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PLoS One. 2015 Mar 5;10(3):e0118965. doi: 10.1371/journal.pone.0118965. eCollection 2015.

Organ-level analysis of idioblast patterning in Egeria densa Planch. leaves.

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Department of Biology, Sophia University, Chiyoda, Tokyo, 102-8554, Japan.
RIKEN Nishina Center, Wako, Saitama, 351-0198, Japan.
Department of Chemistry, Biology and Marine Science, Faculty of Science, University of the Ryukyus, Nishihara, Okinawa, 903-0213, Japan.
Department of Biology, Sophia University, Chiyoda, Tokyo, 102-8554, Japan; RIKEN Nishina Center, Wako, Saitama, 351-0198, Japan.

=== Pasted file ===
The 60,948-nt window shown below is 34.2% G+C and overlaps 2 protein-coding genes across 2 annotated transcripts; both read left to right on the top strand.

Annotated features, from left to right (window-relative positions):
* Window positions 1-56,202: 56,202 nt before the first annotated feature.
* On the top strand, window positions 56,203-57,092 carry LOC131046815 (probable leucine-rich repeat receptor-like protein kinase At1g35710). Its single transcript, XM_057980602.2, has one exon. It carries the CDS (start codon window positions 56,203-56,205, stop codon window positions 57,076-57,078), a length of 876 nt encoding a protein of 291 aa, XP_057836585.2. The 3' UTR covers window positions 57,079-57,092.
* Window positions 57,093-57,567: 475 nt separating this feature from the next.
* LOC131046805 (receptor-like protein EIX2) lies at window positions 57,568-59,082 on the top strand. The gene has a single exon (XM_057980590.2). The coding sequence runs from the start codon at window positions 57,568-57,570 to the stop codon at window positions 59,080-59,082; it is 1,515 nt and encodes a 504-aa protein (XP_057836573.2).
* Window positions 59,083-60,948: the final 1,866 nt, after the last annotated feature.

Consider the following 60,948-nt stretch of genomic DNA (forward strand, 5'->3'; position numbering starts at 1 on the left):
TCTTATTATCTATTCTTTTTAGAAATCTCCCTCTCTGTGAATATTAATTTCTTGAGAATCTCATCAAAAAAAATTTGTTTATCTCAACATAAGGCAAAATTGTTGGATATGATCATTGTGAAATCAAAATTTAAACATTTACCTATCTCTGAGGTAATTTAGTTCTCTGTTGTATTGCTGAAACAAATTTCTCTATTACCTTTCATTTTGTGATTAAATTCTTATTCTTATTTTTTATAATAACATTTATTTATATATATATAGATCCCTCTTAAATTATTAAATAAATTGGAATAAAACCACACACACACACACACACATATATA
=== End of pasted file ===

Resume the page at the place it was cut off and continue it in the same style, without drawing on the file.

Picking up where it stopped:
Leaf tissues of plants usually contain several types of idioblasts, defined as specialized cells whose shape and contents differ from the surrounding homogeneous cells. The spatial patterning of idioblasts, particularly of trichomes and guard cells, across the leaf epidermis has received considerable attention as it offers a useful biological model for studying the intercellular regulation of cell fate and patterning. Excretory idioblasts in the leaves of the aquatic monocotyledonous plant Egeria densa produced light blue autofluorescence when irradiated with ultraviolet light. The use of epifluorescence microscopy to detect this autofluorescence provided a simple and convenient method for detecting excretory idioblasts and allowed tracking of those cells across the leaf surfaces, enabling quantitative measurement of the clustering and spacing patterns of idioblasts at the whole leaf level. Occurrence of idioblasts was coordinated along the proximal-distal, medial-lateral, and adaxial-abaxial axes, producing a recognizable consensus spatial pattern of idioblast formation among fully expanded leaves. Idioblast clusters, which comprised up to nine cells aligned along the proximal-distal axis, showed no positional bias or regularity in idioblast-forming areas when compared with singlet idioblasts. Up to 75% of idioblasts existed as clusters on every leaf side examined. The idioblast-forming areas varied between leaves, implying phenotypic plasticity. Furthermore, in young expanding leaves, autofluorescence was occasionally detected in a single giant vesicle or else in one or more small vesicles, which eventually grew to occupy a large portion of the idioblast volume as a central vacuole. Differentiation of vacuoles by accumulating the fluorescence substance might be an integral part of idioblast differentiation. Red autofluorescence from chloroplasts was not detected in idioblasts of young expanding leaves, suggesting idioblast differentiation involves an arrest in chloroplast development at a very early stage, rather than transdifferentiation of chloroplast-containing epidermal cells.

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